VATSC92100 - Direction of supplies: Payment of another party’s legal costs: Agreement with the Law Society’s Revenue Law Committee on VAT in respect of third party cost payments

The Indemnity principle

The Law Society Gazette article of October 1990 stated that when a person other than the solicitor’s own client is paying the solicitor’s costs, the liability of the paying party is one of indemnity only, and thus in itself outside the scope of VAT. In fact, such payment will only be regarded as outside the scope in certain circumstances, for example, as follows:

  1. where following completion of litigation (or arbitration), one party is ordered to pay the other party’s costs;
  2. where a party to a transaction undertakes to pay the other party’s costs, and the matter does not proceed to completion, so the costs are “abortive”.

However, there are other circumstances where the payment of costs by a third party is regarded as consideration for the supply for VAT purposes. One specific example of such a situation would be where a transaction obliges one party to be responsible for the costs of the other relating to that transaction, in which case payment will be regarded as part of the consideration for the supply (provided the transaction proceeds to completion).

It is worth restating the following general principles which apply when the payment is on an indemnity basis:

  1. the solicitor whose costs are to be paid should deliver a tax invoice to his own client. If his client is not a registered taxable person, it is permissible to deliver a VAT inclusive bill without distinguishing the VAT element, although this would not be common practice;
  2. if the solicitor’s client is a registered fully taxable person, and the supply of legal services is obtained for the purpose of the client’s business, the client will be entitled to an input tax credit in which case the indemnifying party need only pay the costs exclusive of VAT;
  3. if the solicitor’s client is not a registered fully taxable person and cannot obtain input tax credit, the indemnifying party is liable to pay the costs and VAT as well. However, the indemnifying party cannot recover the VAT;
  4. where the solicitor’s client is a partly exempt registered taxable person, paragraph (b) above applies only to the extent that the client can obtain credit for input tax. Paragraph (c) applies to the balance;
  5. in no circumstances may a tax invoice be issued by the client’s solicitor to the paying party who is not in law entitled to receive an input tax credit as the services have not been rendered to him. The paying party should therefore receive a note of the other party’s costs in such terms that the note cannot be mistaken for a tax invoice issued to the paying party.

For solicitors’ services in insurance cases, please refer to previous guidance on this subject which has been published in the Law Society’s Gazette on 16 January 1985 and 15 January 1996.

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When payment constitutes part of the consideration for the supply”

It is clearly stated in HMRC Notice 742 Land and Property paragraph 10.8 that payment by a tenant of a landlord’s costs incurred in respect of the grant of a lease or licence would be regarded as part of the consideration for the supply by the landlord to the tenant. The practical implications will depend on whether the landlord has elected to waive exemption from VAT in relation to the property. If no election to waive exemption has been made, the landlord would not be entitled to an input tax credit on his costs, so the tenant would be required to pay the gross costs including the VAT element: there will have been a taxable supply, so the tenant will not receive a VAT invoice and will be unable to recover an input tax the VAT he has paid to the landlord.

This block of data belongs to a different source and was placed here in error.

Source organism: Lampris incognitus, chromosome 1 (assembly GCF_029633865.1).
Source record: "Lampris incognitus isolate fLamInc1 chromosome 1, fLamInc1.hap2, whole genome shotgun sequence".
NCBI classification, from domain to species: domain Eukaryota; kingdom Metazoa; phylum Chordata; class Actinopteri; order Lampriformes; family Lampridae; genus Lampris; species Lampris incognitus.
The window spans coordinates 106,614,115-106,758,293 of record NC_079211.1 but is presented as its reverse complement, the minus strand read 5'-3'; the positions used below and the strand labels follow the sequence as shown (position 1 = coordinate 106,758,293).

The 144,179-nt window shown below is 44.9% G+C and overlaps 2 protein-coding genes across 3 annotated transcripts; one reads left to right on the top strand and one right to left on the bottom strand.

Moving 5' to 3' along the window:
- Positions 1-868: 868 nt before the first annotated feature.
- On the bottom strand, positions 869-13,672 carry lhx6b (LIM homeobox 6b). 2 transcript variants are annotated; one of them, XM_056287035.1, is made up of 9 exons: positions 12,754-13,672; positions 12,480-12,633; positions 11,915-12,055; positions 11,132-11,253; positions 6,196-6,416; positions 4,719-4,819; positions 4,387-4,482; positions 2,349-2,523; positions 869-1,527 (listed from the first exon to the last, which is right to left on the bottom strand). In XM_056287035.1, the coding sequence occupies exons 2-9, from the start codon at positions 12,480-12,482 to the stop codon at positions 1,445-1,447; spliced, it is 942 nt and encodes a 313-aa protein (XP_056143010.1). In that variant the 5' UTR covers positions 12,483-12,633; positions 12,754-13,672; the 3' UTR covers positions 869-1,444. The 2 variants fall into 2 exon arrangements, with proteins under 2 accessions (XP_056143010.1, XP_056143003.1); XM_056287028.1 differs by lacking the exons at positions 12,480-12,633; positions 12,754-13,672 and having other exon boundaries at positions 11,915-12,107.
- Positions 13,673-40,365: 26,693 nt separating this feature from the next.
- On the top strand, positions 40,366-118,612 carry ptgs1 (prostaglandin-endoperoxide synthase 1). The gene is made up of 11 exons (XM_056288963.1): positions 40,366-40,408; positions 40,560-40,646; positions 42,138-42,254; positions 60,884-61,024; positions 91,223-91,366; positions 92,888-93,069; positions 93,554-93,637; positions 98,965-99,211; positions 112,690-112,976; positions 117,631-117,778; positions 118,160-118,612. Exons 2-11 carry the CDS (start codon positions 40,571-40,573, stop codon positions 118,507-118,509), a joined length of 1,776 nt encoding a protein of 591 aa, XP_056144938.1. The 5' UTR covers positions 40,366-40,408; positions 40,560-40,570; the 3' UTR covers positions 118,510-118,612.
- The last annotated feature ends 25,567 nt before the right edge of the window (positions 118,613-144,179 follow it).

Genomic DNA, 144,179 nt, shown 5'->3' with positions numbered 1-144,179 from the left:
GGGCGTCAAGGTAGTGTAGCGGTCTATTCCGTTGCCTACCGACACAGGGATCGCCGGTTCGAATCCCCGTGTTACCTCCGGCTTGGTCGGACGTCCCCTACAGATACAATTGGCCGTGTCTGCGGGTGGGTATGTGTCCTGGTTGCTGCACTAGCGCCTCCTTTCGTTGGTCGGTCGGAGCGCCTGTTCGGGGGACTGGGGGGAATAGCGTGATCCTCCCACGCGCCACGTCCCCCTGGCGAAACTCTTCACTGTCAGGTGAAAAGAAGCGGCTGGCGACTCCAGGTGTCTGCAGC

If the landlord has elected to waive exemption, so VAT is payable in respect of the rent or premium, the landlord can recover the VAT element of the costs, and the tenant will only be required to pay the net amount of the landlord’s costs, but to that net amount, the landlord will add a VAT charge.

In effect, the amount paid by the tenant would be the same whether or not the landlord has elected to waive exemption, but only if the landlord has done so will the tenant receive a tax invoice from the landlord, and be able to recover the VAT element if the tenant is a registered taxable person.

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Change of policy

HMRC regard payment of costs which have been incurred by a landlord in respect of the exercise by a tenant of an existing right under the lease or licence as constituting part of the consideration for the supply by the landlord to tenant (and thus potentially subject to VAT as described in the paragraph above headed “When payment constitutes part of the consideration for the supply”). This represents a change from the agreed guidance published on 24 October 1990, and it has been agreed that the effective date for the new regime will be 1 December 1992. It is accepted that if, under the terms of the lease, a landlord cannot unreasonably withhold his consent to the tenant’s exercising a right, or where the tenant is permitted to exercise a right without the landlord’s consent, but subject to payment by the tenant of the landlord’s costs, this will be regarded as an existing right. However, where the landlord has absolute discretion as to whether consent is to be granted for the exercise of a right, payment of costs incurred by the landlord is regarded as consideration for a separate supply, on which the landlord will charge VAT unless the right sought to be exercised would constitute an exempt supply.

The contents of this article supersede the article which was published in the Law Society’s Gazette on 11 July 1990, entitled “VAT and notices of assignment” which should now be disregarded.